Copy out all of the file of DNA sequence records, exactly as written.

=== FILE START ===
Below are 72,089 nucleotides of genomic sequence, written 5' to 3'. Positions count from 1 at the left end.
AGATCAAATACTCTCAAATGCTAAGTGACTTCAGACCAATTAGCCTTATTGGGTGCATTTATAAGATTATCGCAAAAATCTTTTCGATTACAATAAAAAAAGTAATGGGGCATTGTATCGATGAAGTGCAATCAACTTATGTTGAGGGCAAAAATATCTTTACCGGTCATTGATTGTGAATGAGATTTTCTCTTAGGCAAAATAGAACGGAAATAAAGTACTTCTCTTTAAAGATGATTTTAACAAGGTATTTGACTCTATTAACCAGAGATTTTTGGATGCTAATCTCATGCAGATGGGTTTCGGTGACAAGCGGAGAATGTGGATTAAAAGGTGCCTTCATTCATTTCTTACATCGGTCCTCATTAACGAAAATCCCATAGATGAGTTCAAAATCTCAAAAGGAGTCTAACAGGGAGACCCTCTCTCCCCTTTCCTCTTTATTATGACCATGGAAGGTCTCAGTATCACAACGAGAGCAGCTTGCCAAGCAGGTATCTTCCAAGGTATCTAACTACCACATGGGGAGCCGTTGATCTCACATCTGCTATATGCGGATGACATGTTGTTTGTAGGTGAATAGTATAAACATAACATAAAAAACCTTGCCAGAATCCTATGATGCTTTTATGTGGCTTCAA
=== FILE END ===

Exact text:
Below are 72,089 nucleotides of genomic sequence, written 5' to 3'. Positions count from 1 at the left end.
AGATCAAATACTCTCAAATGCTAAGTGACTTCAGACCAATTAGCCTTATTGGGTGCATTTATAAGATTATCGCAAAAATCTTTTCGATTACAATAAAAAAAGTAATGGGGCATTGTATCGATGAAGTGCAATCAACTTATGTTGAGGGCAAAAATATCTTTACCGGTCATTGATTGTGAATGAGATTTTCTCTTAGGCAAAATAGAACGGAAATAAAGTACTTCTCTTTAAAGATGATTTTAACAAGGTATTTGACTCTATTAACCAGAGATTTTTGGATGCTAATCTCATGCAGATGGGTTTCGGTGACAAGCGGAGAATGTGGATTAAAAGGTGCCTTCATTCATTTCTTACATCGGTCCTCATTAACGAAAATCCCATAGATGAGTTCAAAATCTCAAAAGGAGTCTAACAGGGAGACCCTCTCTCCCCTTTCCTCTTTATTATGACCATGGAAGGTCTCAGTATCACAACGAGAGCAGCTTGCCAAGCAGGTATCTTCCAAGGTATCTAACTACCACATGGGGAGCCGTTGATCTCACATCTGCTATATGCGGATGACATGTTGTTTGTAGGTGAATAGTATAAACATAACATAAAAAACCTTGCCAGAATCCTATGATGCTTTTATGTGGCTTCAA